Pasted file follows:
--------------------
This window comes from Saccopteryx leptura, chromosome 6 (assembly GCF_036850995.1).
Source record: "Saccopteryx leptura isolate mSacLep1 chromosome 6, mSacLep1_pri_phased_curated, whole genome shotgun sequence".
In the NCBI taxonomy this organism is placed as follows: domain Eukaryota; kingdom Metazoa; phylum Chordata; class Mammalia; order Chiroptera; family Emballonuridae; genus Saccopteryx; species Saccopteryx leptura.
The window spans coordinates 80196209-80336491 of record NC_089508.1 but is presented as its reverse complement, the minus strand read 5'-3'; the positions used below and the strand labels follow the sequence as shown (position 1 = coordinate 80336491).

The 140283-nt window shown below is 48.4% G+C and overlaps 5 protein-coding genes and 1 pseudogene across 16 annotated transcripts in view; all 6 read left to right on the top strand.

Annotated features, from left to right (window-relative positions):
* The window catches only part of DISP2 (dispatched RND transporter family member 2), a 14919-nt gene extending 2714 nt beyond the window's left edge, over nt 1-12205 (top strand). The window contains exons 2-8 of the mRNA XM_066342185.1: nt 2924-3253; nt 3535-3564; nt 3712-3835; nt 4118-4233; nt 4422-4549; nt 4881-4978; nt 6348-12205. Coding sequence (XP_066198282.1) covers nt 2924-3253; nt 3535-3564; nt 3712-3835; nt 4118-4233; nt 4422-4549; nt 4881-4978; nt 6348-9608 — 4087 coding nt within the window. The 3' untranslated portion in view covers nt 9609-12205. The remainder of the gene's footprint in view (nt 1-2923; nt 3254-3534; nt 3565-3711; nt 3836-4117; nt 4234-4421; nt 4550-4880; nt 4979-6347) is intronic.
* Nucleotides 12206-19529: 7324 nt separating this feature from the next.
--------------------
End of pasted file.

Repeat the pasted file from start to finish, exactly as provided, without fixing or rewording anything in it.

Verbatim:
This window comes from Saccopteryx leptura, chromosome 6 (assembly GCF_036850995.1).
Source record: "Saccopteryx leptura isolate mSacLep1 chromosome 6, mSacLep1_pri_phased_curated, whole genome shotgun sequence".
In the NCBI taxonomy this organism is placed as follows: domain Eukaryota; kingdom Metazoa; phylum Chordata; class Mammalia; order Chiroptera; family Emballonuridae; genus Saccopteryx; species Saccopteryx leptura.
The window spans coordinates 80196209-80336491 of record NC_089508.1 but is presented as its reverse complement, the minus strand read 5'-3'; the positions used below and the strand labels follow the sequence as shown (position 1 = coordinate 80336491).

The 140283-nt window shown below is 48.4% G+C and overlaps 5 protein-coding genes and 1 pseudogene across 16 annotated transcripts in view; all 6 read left to right on the top strand.

Annotated features, from left to right (window-relative positions):
* The window catches only part of DISP2 (dispatched RND transporter family member 2), a 14919-nt gene extending 2714 nt beyond the window's left edge, over nt 1-12205 (top strand). The window contains exons 2-8 of the mRNA XM_066342185.1: nt 2924-3253; nt 3535-3564; nt 3712-3835; nt 4118-4233; nt 4422-4549; nt 4881-4978; nt 6348-12205. Coding sequence (XP_066198282.1) covers nt 2924-3253; nt 3535-3564; nt 3712-3835; nt 4118-4233; nt 4422-4549; nt 4881-4978; nt 6348-9608 — 4087 coding nt within the window. The 3' untranslated portion in view covers nt 9609-12205. The remainder of the gene's footprint in view (nt 1-2923; nt 3254-3534; nt 3565-3711; nt 3836-4117; nt 4234-4421; nt 4550-4880; nt 4979-6347) is intronic.
* Nucleotides 12206-19529: 7324 nt separating this feature from the next.